November 15, 2018

Nate Godbout: junior juggler

Nate Godbout makes a sliding stop on the first day of soccer at CVU. Nate plans to participate on both golf snd soccer teams this fall.

Nate Godbout watches his put attempt on the on the first day of CVU golf at the Kwiniaska Golf Club. Nate plans to participate on both golf snd soccer this fall.

Athlete is playing golf and soccer this season

By Lauren Read

Observer correspondent

Last year, Nate Godbout was disappointed in his performance in the Vermont golf state championships.

The Champlain Valley Union High School junior has a plan to improve his play for this season’s sectional and state tournaments: play more golf.

“I hadn’t played enough weekday matches in golf to prepare myself,” Godbout said. “Making sure I am in the right place and playing well when sectionals come around is going to be huge this year.”

One big snag in Godbout’s plan? He plays on both the golf and boys soccer teams.

“I knew I had a lot of talent with golf and I had a good year, but I couldn’t give up soccer,” Godbout said. “I didn’t want to do it. I know it’s going to be busy.”

After the Vermont Principals’ Association switched golf to the fall sports season last year, Godbout was faced with a dilemma when it came to his two favorite sports.

He decided to play both and received support from both Rob Cole, the coach of the boys soccer team, and Seth Emerson, the boys golf coach.

The early part of the season has seen a good balance for Godbout, who is able to practice with the golf team in the afternoon before heading to soccer practice, which begins in the early evening.

“Most of it is timing,” he said. “The main thing for me is attending as many soccer practices as I can. The golf matches, the big matches, sectionals, states, are in the daytime.”

Both Cole and Emerson spoke to the importance of communication when it comes to Godbout’s success this season, in both sports.

“He does a really good job of communicating with both of us coaches,” Emerson said. “He has a level of organization and maturity that is making it work.”

A second year of doubling up has also helped the junior figure out how to best navigate a tricky schedule, which also comes with a full load of classes and homework.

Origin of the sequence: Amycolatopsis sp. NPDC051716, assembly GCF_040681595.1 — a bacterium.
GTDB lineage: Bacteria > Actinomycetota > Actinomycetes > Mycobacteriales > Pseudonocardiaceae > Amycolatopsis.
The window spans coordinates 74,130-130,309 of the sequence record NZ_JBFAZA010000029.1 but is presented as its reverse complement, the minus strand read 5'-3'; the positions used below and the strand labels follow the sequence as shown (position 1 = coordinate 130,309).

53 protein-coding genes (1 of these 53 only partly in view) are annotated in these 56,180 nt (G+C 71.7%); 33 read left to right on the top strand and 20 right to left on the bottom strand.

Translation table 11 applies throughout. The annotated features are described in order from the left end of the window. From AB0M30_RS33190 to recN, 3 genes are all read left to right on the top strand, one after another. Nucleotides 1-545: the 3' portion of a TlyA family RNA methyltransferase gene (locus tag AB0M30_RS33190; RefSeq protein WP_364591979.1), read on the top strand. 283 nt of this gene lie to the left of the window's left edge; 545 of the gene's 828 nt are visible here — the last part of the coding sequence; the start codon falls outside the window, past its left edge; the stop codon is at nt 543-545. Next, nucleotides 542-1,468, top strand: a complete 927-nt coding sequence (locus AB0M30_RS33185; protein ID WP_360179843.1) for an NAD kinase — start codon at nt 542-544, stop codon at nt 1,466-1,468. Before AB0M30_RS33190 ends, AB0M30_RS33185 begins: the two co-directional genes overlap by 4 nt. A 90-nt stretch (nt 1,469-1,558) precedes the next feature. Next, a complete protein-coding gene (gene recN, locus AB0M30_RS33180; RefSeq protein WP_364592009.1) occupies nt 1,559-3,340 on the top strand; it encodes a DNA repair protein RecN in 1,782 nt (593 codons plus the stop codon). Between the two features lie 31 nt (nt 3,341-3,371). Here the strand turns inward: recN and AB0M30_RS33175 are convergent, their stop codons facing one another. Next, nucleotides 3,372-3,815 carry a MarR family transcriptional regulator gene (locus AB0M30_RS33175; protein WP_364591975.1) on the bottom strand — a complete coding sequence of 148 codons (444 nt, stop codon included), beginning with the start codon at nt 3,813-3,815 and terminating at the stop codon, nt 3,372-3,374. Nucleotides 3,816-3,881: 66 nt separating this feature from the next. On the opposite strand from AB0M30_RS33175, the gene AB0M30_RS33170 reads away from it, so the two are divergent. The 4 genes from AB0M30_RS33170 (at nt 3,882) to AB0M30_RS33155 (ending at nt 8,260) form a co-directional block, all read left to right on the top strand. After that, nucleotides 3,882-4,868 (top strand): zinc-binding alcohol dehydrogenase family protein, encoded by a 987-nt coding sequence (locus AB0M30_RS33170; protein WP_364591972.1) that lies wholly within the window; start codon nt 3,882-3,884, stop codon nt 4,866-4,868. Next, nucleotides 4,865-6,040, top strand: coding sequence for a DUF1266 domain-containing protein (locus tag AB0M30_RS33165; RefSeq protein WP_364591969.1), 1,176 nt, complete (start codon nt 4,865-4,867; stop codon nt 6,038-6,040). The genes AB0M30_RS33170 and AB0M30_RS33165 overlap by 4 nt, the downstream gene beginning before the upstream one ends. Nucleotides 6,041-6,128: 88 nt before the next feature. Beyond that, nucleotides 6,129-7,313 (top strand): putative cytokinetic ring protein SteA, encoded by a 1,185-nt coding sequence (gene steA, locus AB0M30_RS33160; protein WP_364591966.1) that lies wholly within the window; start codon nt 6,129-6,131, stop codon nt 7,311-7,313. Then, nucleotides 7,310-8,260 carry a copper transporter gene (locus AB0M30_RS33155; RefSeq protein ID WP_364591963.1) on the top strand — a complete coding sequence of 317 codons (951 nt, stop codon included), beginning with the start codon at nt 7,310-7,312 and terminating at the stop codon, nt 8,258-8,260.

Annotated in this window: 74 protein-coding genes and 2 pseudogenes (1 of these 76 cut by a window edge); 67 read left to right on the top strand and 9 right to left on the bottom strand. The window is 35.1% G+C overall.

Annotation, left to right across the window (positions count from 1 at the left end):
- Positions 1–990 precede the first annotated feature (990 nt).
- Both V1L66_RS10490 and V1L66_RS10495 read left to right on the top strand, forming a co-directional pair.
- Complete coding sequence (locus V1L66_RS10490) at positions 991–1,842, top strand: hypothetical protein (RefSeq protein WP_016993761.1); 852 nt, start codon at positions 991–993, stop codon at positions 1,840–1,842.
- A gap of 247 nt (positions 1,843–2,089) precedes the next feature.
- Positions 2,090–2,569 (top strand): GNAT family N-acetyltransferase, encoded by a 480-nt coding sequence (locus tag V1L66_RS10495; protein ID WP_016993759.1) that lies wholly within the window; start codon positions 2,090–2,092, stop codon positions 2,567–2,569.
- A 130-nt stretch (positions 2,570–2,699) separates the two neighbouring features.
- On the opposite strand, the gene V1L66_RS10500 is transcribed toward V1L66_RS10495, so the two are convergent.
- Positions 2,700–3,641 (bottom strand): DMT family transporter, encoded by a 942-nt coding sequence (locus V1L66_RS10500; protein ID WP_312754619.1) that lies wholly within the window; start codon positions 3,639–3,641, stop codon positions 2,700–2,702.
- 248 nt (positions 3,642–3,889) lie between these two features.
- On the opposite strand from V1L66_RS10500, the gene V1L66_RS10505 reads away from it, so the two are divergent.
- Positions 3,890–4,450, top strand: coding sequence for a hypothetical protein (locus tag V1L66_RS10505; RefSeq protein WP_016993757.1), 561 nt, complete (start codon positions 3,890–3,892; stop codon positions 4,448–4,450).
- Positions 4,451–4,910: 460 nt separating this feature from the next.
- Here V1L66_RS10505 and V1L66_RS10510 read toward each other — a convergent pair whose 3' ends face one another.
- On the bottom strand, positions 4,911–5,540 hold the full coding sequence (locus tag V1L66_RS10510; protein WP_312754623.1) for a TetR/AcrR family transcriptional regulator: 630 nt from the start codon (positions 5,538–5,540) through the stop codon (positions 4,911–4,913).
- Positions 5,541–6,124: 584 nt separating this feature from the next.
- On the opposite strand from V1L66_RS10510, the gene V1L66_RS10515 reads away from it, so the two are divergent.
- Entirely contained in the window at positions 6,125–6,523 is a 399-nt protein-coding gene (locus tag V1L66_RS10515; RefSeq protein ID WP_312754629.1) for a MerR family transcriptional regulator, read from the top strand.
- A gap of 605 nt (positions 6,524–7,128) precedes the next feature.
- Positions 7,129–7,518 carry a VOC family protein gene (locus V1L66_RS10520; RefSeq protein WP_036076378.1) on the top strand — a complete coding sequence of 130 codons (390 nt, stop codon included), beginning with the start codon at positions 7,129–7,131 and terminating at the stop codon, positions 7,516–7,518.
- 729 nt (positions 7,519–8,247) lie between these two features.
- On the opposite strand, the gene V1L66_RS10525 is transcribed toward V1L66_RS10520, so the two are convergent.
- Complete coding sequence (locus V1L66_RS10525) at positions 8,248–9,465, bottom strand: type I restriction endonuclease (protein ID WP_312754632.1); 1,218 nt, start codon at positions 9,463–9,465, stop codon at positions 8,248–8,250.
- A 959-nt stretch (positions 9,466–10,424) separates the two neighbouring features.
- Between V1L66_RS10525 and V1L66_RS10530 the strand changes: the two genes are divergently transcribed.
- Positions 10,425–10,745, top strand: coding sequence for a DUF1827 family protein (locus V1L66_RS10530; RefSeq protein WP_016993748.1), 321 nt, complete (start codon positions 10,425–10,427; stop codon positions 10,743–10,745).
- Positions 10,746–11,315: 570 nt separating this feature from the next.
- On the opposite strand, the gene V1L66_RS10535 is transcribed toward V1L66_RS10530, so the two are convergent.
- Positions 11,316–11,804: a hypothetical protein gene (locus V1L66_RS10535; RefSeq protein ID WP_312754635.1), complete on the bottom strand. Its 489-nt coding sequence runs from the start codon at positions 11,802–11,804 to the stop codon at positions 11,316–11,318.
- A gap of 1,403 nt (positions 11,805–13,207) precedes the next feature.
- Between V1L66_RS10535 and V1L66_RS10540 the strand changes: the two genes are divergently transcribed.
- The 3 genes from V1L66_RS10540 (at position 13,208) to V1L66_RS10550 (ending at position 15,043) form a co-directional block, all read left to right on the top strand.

“It’s really down to the player’s goals,” Cole said. “Golf is a big part of his athletic goals, being a very good golfer. Anyone like Nate who wanted to be elite in both sports would have to find this balance.”

So far, so good on the balance. Godbout is firmly ensconced in the top three on the CVU golf team — a team that has its sights set on a state championship. Meanwhile, the Redhawks are also aiming high in boys soccer after a run to the semifinals last season.

“This year is going to be exciting because we have a chance to win,” Godbout said. “It would be a cool year if I got two titles.”

But state championships are a long term goal — and another scheduling headache. For now, Godbout will just look to translate his success from the field to the course and back.

“He has a sort of focus, an ability to play calmly on the ball and not be rattled by pressure,” Cole said. “He was taking PKs in practice, and kids were yelling to throw him off and I was thinking ‘this kid’s a lights-out golfer, you are not going to get in his head.’”

While focus translates well from golf to soccer, Emerson notices a few traits that come with Godbout from the soccer field to the golf course.

“I think his competitiveness is a quality that serves him well in both sports,” Emerson said. “His ability to process quickly helps on the soccer field and to deal with tough shots and mental pressure situations on the golf course.”

For now, Godbout is enjoying his two-sport run. He knows, with college looming, that he will have to make a choice.

“Next year I am going to have to make a choice for collegiate reasons, decide what to do,” Godbout said. “It’s going to be hard to give one up.”

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